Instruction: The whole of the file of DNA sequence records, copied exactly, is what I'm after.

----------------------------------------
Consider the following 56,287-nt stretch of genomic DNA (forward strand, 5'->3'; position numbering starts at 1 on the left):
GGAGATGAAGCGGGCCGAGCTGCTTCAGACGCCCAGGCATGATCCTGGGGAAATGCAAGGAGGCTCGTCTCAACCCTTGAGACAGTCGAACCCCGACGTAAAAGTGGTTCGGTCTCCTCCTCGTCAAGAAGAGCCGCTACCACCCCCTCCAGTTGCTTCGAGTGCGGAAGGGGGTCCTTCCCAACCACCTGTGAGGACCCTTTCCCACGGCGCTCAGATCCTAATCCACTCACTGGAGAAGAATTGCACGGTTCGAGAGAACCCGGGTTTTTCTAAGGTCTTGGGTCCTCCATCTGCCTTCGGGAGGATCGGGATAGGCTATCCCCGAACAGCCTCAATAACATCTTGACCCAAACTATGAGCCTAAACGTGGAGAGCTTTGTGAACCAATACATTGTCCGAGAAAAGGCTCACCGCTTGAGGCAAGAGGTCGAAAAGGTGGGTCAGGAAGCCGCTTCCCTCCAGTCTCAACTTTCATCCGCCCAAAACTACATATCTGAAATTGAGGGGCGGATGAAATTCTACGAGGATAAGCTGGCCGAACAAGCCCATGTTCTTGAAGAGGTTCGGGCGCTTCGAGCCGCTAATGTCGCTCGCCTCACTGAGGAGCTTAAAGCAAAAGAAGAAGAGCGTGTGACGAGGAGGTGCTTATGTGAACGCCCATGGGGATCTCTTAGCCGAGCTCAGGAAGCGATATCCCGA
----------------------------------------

Consider the following 56,287-nt stretch of genomic DNA (forward strand, 5'->3'; position numbering starts at 1 on the left):
GGAGATGAAGCGGGCCGAGCTGCTTCAGACGCCCAGGCATGATCCTGGGGAAATGCAAGGAGGCTCGTCTCAACCCTTGAGACAGTCGAACCCCGACGTAAAAGTGGTTCGGTCTCCTCCTCGTCAAGAAGAGCCGCTACCACCCCCTCCAGTTGCTTCGAGTGCGGAAGGGGGTCCTTCCCAACCACCTGTGAGGACCCTTTCCCACGGCGCTCAGATCCTAATCCACTCACTGGAGAAGAATTGCACGGTTCGAGAGAACCCGGGTTTTTCTAAGGTCTTGGGTCCTCCATCTGCCTTCGGGAGGATCGGGATAGGCTATCCCCGAACAGCCTCAATAACATCTTGACCCAAACTATGAGCCTAAACGTGGAGAGCTTTGTGAACCAATACATTGTCCGAGAAAAGGCTCACCGCTTGAGGCAAGAGGTCGAAAAGGTGGGTCAGGAAGCCGCTTCCCTCCAGTCTCAACTTTCATCCGCCCAAAACTACATATCTGAAATTGAGGGGCGGATGAAATTCTACGAGGATAAGCTGGCCGAACAAGCCCATGTTCTTGAAGAGGTTCGGGCGCTTCGAGCCGCTAATGTCGCTCGCCTCACTGAGGAGCTTAAAGCAAAAGAAGAAGAGCGTGTGACGAGGAGGTGCTTATGTGAACGCCCATGGGGATCTCTTAGCCGAGCTCAGGAAGCGATATCCCGA